Philosophical Apprentice comments.
My TLS print edition, is always a week behind, the edition that is posted online. I read this review last night, before turning out the light, but this breathtaking paragraph I had to mark, because it was the fastest rhetorical ride of recent memory!
But are “we” still postmodern? Nearly thirty years ago, I did an English MA course on the subject. The authors we studied – Kurt Vonnegut, Angela Carter, John Barth, John Fowles, Italo Calvino – no longer feel like our contemporaries. In 2007 the critic of postmodern fiction, Brian McHale, asked, in an essay title, “What Was Postmodernism?” and the journal Twentieth Century Literature published a special issue, “After Postmodernism”. In The Postmodern Condition (1979; translated 1984), Jean- François Lyotard defined the postmodern era as one of “incredulity toward metanarratives” – in other words, as one disinclined to believe in overarching, totalizing explanations of how the world works. It would be difficult to argue that this applies today, in our age of entrenched positions and viciously polarized debates about everything from Brexit to Covid. If postmodernism was all hyper- reality and post-radical irony, the new millennium brought us back to earth with a bump, beginning with what Jeffries calls the “crushing literalism” of 9/11. The fallout from the financial crash of 2008, and a sharpened awareness of the resilience of patriarchal and racialized power, have energized critical thought. Cultural theory has again embraced real-world earnestness, in the form of neo-Marxism, fourth-wave feminism and critical race theory.Not so now, now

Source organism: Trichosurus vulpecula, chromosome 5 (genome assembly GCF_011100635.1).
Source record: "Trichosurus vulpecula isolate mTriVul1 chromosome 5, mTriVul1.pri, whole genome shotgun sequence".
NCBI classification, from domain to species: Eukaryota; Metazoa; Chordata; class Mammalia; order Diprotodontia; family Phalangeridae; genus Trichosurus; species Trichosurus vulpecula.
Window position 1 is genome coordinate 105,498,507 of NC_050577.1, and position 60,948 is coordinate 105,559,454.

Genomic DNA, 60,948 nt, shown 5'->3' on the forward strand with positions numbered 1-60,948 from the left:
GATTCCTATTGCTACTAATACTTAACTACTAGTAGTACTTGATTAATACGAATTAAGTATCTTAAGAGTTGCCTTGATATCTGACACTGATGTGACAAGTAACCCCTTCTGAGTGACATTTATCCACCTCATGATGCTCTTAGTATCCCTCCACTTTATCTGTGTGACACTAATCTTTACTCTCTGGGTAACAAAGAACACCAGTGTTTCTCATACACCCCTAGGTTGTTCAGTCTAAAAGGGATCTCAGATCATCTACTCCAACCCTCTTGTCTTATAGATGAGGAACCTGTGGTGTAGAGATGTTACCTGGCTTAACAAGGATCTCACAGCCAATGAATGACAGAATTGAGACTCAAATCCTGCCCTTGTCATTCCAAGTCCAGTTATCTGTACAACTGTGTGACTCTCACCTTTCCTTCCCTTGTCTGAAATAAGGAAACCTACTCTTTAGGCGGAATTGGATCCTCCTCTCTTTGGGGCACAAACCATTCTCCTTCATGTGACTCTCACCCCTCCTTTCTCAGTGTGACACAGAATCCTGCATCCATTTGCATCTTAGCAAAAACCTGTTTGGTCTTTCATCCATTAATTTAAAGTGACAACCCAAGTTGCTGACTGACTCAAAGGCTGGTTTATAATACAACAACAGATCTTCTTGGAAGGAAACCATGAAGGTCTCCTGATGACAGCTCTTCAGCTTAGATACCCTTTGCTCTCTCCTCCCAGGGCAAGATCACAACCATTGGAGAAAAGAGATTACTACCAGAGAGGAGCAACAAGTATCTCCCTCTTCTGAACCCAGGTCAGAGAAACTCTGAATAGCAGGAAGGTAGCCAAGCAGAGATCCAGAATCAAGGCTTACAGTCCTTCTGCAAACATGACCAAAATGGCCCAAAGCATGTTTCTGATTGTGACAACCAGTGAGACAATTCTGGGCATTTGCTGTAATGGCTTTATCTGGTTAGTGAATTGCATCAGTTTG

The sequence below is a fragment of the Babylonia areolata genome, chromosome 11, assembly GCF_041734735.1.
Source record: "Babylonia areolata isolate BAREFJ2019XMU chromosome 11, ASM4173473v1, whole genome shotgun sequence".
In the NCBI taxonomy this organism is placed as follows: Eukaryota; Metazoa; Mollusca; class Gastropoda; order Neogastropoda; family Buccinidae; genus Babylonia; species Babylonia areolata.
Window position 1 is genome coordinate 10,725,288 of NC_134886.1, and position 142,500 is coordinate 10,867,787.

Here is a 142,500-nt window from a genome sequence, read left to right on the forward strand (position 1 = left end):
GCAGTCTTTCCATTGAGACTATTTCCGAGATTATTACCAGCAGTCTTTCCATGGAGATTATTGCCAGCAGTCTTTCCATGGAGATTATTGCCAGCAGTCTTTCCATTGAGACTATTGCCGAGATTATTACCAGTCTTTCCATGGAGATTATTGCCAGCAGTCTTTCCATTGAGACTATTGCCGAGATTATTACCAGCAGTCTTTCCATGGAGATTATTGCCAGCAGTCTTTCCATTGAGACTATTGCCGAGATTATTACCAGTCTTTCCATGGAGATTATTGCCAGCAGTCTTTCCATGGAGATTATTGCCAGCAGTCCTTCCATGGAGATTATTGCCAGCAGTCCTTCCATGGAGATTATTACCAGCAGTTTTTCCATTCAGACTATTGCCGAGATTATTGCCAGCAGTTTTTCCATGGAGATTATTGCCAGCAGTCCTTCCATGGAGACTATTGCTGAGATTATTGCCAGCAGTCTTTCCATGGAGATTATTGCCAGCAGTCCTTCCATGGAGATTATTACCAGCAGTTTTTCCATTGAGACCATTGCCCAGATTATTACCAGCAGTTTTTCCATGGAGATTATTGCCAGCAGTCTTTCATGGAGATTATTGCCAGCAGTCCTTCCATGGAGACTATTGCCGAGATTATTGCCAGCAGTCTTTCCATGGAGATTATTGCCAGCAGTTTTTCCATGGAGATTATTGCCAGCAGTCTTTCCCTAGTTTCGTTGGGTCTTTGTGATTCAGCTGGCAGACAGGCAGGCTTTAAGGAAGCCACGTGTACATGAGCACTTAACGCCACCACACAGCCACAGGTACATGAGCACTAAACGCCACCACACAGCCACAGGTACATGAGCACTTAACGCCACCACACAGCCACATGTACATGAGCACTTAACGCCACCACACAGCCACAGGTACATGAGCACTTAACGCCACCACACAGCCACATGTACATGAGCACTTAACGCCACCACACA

After reading Empson’s 7 Types of Ambiguity, I read Norris’s ‘William Empson and the Philosophy of Literary Criticism’ and Edward Baring’s enlightening The Young Derrida and French Philosophy, 1945-1968and just started to read Norris’ ‘Derrida’, one of two books, that John Sturrock had recommended, in The London Review of Books. About Derrida. The other being ‘The Tain of the Mirror : Derrida and the Philosophy of Reflection’. My reading program can’t quite keep up with my unslakable intellectual ambition, and my continually evolving interests.
In the final paragraph, of his review, Joe Moran expresses my own dissatisfaction: the book, the author, and the reader deserved a review that more fully explored Jeffries’s arguments, about the status of ‘Post Modernism’ in the ‘post truth world’!
In keeping with Jeffries’s argument about the persistence of postmodernism, the book covers an impressive if slightly exhausting range of material from the past fifty years.